Published — Thursday 6 December 2012
Last update 7 December 2012 8:51 am
WASHINGTON: The International Monetary Fund said Bangladesh was making progress with reforms under an IMF loan program and may be eligible for the second aid payment.
An IMF mission to Dhaka met with senior Bangladeshi officials in the first review of the country's performance under a $987 million Extended Credit Facility granted in April.
Bangladesh's performance under the loan program so far has been generally sound, said IMF mission leader David Cowen.
"Quantitative targets are broadly on track, with all performance criteria met at end-June 2012 — the first test date under the ECF," he said in a statement.
Under the three-year loan deal, Bangladesh has pledged wide-reaching structural reforms to get its economy back on track and ease long-term poverty.
Bangladesh received some $141 million in an initial disbursement in April.
Cowen noted progress on structural measures as well as commitments by the government on several measures, including containing the budget deficit to 4.5 percent of gross domestic product in fiscal 2013.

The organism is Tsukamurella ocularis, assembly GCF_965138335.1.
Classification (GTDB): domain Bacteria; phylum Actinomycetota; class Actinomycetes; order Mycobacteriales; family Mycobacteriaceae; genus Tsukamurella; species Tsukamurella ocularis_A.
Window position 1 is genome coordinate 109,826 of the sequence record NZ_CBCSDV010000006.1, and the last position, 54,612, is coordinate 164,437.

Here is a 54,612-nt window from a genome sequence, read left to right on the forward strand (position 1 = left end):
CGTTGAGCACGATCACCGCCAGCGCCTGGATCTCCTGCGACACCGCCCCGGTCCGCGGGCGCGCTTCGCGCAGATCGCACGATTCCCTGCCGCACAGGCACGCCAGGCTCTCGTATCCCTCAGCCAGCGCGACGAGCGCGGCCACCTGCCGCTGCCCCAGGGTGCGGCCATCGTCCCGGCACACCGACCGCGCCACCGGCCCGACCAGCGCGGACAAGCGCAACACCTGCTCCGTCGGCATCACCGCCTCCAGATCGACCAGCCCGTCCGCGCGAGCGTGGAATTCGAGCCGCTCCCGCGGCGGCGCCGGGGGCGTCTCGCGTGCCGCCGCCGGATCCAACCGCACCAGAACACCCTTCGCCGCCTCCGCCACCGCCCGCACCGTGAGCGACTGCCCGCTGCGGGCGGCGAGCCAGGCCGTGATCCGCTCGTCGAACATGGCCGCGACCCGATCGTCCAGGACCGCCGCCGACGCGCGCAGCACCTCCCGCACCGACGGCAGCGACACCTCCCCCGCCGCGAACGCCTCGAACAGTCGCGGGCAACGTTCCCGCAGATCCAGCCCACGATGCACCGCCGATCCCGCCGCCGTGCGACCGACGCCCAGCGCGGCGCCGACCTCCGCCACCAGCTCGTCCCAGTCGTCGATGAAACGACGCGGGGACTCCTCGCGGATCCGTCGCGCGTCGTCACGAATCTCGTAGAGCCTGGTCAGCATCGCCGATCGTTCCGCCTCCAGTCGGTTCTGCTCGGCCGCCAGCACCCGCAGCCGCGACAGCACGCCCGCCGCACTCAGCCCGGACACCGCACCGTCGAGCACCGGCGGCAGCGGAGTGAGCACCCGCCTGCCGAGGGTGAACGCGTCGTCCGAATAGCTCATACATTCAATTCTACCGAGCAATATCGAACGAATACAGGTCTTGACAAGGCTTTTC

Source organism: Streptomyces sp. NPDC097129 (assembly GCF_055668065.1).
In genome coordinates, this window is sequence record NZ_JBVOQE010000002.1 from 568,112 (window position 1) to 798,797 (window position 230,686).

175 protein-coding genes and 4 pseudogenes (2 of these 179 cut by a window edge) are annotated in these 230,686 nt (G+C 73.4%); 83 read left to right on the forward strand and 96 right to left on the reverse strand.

The government also pledged to boost efforts to curb subsidy costs, particularly through a fuel price adjustment formula, and to take steps to lessen the negative impact on the most vulnerable.
The IMF Executive Board is expected to complete its review in January, which would make the second disbursement of some $141 million available to Bangladesh.
The government sought the IMF aid after rising global oil prices delivered a double whammy, spurring inflation and taking scarce foreign currency out of the country.
Under the IMF agreement, the government must hike prices of oil, power and fertilizer to bolster the country's shaky balance of payments. But poor farmers have relied on deep subsidies for decades.
"Despite global headwinds, Bangladesh's economy performed well in FY12, with preliminary estimates pegging growth at 6.3 percent," Cowen said.
The IMF projects GDP growth of about 6 percent in the current fiscal year, citing external uncertainties and the broader global slowdown.